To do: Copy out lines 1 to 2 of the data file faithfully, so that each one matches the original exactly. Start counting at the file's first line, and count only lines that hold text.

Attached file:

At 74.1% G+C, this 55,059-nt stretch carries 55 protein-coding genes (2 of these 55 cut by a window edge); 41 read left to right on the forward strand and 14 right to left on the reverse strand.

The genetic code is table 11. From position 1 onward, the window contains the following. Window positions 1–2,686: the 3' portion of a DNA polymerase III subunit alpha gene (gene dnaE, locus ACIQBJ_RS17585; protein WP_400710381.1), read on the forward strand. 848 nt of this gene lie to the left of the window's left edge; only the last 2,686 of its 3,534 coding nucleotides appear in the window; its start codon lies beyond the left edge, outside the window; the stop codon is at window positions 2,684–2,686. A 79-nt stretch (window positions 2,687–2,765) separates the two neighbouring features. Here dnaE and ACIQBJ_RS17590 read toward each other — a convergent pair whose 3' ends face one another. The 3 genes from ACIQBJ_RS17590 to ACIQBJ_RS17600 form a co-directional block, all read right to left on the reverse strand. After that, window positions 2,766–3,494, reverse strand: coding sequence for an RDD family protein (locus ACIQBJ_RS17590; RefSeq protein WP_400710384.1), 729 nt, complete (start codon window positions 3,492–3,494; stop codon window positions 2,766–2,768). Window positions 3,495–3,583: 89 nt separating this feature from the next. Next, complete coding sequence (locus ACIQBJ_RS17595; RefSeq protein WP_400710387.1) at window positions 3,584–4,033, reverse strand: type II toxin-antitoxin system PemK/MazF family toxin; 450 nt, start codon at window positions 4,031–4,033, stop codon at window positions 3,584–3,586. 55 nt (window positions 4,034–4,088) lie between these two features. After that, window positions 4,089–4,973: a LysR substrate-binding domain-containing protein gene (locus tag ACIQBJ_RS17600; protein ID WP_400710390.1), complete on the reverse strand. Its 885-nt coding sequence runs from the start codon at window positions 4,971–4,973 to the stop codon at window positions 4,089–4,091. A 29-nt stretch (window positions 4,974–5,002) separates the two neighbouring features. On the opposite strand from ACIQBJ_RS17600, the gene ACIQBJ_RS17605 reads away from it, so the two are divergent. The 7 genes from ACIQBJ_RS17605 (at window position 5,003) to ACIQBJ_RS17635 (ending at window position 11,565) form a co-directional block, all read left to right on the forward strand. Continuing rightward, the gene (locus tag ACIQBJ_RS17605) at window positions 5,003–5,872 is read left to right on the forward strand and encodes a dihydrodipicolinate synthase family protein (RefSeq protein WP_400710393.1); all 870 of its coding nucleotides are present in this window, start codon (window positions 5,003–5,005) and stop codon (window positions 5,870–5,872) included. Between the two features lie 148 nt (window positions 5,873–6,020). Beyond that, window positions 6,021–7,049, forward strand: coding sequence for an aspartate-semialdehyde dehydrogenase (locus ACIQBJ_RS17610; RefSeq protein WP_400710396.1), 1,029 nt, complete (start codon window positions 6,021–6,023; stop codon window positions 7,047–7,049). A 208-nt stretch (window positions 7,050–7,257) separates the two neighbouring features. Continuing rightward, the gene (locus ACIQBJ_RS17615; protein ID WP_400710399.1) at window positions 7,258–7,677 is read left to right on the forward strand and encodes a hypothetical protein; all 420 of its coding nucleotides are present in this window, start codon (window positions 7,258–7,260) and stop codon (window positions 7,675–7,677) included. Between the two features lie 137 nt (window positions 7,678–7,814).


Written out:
At 74.1% G+C, this 55,059-nt stretch carries 55 protein-coding genes (2 of these 55 cut by a window edge); 41 read left to right on the forward strand and 14 right to left on the reverse strand.

The genetic code is table 11. From position 1 onward, the window contains the following. Window positions 1–2,686: the 3' portion of a DNA polymerase III subunit alpha gene (gene dnaE, locus ACIQBJ_RS17585; protein WP_400710381.1), read on the forward strand. 848 nt of this gene lie to the left of the window's left edge; only the last 2,686 of its 3,534 coding nucleotides appear in the window; its start codon lies beyond the left edge, outside the window; the stop codon is at window positions 2,684–2,686. A 79-nt stretch (window positions 2,687–2,765) separates the two neighbouring features. Here dnaE and ACIQBJ_RS17590 read toward each other — a convergent pair whose 3' ends face one another. The 3 genes from ACIQBJ_RS17590 to ACIQBJ_RS17600 form a co-directional block, all read right to left on the reverse strand. After that, window positions 2,766–3,494, reverse strand: coding sequence for an RDD family protein (locus ACIQBJ_RS17590; RefSeq protein WP_400710384.1), 729 nt, complete (start codon window positions 3,492–3,494; stop codon window positions 2,766–2,768). Window positions 3,495–3,583: 89 nt separating this feature from the next. Next, complete coding sequence (locus ACIQBJ_RS17595; RefSeq protein WP_400710387.1) at window positions 3,584–4,033, reverse strand: type II toxin-antitoxin system PemK/MazF family toxin; 450 nt, start codon at window positions 4,031–4,033, stop codon at window positions 3,584–3,586. 55 nt (window positions 4,034–4,088) lie between these two features. After that, window positions 4,089–4,973: a LysR substrate-binding domain-containing protein gene (locus tag ACIQBJ_RS17600; protein ID WP_400710390.1), complete on the reverse strand. Its 885-nt coding sequence runs from the start codon at window positions 4,971–4,973 to the stop codon at window positions 4,089–4,091. A 29-nt stretch (window positions 4,974–5,002) separates the two neighbouring features. On the opposite strand from ACIQBJ_RS17600, the gene ACIQBJ_RS17605 reads away from it, so the two are divergent. The 7 genes from ACIQBJ_RS17605 (at window position 5,003) to ACIQBJ_RS17635 (ending at window position 11,565) form a co-directional block, all read left to right on the forward strand. Continuing rightward, the gene (locus tag ACIQBJ_RS17605) at window positions 5,003–5,872 is read left to right on the forward strand and encodes a dihydrodipicolinate synthase family protein (RefSeq protein WP_400710393.1); all 870 of its coding nucleotides are present in this window, start codon (window positions 5,003–5,005) and stop codon (window positions 5,870–5,872) included. Between the two features lie 148 nt (window positions 5,873–6,020). Beyond that, window positions 6,021–7,049, forward strand: coding sequence for an aspartate-semialdehyde dehydrogenase (locus ACIQBJ_RS17610; RefSeq protein WP_400710396.1), 1,029 nt, complete (start codon window positions 6,021–6,023; stop codon window positions 7,047–7,049). A 208-nt stretch (window positions 7,050–7,257) separates the two neighbouring features. Continuing rightward, the gene (locus ACIQBJ_RS17615; protein ID WP_400710399.1) at window positions 7,258–7,677 is read left to right on the forward strand and encodes a hypothetical protein; all 420 of its coding nucleotides are present in this window, start codon (window positions 7,258–7,260) and stop codon (window positions 7,675–7,677) included. Between the two features lie 137 nt (window positions 7,678–7,814).